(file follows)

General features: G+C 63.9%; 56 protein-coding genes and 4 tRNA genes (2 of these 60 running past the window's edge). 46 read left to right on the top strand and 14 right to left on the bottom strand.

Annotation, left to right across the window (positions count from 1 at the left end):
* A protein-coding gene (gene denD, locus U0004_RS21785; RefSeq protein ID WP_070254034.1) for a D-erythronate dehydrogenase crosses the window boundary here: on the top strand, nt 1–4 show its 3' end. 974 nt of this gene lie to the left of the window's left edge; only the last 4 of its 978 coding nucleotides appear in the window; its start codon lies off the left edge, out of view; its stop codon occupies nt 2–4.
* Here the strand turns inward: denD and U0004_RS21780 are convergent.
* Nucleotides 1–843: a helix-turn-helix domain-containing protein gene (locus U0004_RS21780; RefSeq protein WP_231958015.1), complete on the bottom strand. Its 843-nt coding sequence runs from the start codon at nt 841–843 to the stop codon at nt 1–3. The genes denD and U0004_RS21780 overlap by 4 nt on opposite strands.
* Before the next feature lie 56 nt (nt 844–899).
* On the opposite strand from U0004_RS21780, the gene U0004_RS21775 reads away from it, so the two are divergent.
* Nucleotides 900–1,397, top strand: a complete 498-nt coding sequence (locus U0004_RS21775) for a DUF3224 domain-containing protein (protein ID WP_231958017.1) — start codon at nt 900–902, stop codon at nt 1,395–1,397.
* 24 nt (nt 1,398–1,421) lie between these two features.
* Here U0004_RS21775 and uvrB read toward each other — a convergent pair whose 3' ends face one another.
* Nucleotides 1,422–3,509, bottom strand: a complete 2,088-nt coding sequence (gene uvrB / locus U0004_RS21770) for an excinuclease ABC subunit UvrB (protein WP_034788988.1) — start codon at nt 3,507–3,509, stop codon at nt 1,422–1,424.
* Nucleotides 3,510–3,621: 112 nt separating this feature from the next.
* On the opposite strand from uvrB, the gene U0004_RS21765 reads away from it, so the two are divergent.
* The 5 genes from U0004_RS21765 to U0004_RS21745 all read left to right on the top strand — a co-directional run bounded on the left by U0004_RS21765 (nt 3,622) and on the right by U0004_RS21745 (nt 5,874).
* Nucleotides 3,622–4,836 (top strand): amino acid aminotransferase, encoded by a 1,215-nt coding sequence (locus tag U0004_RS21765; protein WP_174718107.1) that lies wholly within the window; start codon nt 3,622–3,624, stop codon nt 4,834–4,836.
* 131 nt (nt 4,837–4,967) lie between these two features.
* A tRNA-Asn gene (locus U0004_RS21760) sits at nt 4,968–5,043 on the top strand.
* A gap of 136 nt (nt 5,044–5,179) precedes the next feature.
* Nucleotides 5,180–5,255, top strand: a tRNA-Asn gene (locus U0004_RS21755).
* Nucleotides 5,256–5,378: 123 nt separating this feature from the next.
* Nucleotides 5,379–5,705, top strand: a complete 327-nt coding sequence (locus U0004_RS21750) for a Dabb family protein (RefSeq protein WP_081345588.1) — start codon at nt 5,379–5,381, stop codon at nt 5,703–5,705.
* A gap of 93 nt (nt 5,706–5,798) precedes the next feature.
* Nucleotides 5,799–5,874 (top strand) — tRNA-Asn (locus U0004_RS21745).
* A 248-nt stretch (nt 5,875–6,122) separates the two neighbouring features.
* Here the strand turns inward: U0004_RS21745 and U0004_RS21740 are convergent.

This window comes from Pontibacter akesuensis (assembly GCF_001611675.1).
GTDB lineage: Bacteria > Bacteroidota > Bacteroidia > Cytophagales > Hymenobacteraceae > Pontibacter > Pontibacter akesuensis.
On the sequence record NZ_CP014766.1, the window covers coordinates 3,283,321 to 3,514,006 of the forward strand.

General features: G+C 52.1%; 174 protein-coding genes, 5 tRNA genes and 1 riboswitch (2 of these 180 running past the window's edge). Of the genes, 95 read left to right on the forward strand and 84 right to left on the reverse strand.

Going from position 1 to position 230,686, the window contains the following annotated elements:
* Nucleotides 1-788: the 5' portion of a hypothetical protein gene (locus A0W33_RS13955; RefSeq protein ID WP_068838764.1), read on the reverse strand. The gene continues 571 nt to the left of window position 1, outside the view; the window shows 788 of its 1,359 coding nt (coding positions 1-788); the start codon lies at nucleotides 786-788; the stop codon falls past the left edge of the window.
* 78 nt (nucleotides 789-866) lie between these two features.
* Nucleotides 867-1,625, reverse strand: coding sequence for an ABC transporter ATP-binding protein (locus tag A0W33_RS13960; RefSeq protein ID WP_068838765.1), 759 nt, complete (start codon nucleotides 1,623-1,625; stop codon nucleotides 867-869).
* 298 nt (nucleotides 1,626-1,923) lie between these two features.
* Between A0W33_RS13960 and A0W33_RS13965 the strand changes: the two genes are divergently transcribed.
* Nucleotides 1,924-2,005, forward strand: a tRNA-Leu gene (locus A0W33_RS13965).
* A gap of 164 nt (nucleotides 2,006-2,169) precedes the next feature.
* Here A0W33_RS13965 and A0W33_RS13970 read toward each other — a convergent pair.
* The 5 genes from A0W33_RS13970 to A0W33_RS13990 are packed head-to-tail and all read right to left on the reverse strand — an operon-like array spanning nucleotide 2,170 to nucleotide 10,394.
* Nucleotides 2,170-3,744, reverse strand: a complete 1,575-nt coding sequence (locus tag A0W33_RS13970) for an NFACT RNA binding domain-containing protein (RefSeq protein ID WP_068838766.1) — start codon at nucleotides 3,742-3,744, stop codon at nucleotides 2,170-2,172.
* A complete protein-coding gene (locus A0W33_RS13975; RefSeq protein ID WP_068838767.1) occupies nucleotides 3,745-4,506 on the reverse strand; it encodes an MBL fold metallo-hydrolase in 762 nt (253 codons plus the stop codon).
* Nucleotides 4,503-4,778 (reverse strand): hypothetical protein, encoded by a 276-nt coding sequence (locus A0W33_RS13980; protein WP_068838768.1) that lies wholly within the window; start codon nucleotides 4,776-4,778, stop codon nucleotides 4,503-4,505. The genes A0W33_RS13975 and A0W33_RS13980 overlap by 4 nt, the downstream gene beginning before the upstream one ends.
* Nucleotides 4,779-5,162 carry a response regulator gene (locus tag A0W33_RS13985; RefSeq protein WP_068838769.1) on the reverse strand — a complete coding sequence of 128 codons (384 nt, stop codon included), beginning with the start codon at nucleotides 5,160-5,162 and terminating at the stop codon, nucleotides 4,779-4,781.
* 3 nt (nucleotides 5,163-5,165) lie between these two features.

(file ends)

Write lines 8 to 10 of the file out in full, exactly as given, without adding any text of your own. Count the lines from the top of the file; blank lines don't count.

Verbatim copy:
* Nucleotides 900–1,397, top strand: a complete 498-nt coding sequence (locus U0004_RS21775) for a DUF3224 domain-containing protein (protein ID WP_231958017.1) — start codon at nt 900–902, stop codon at nt 1,395–1,397.
* 24 nt (nt 1,398–1,421) lie between these two features.
* Here U0004_RS21775 and uvrB read toward each other — a convergent pair whose 3' ends face one another.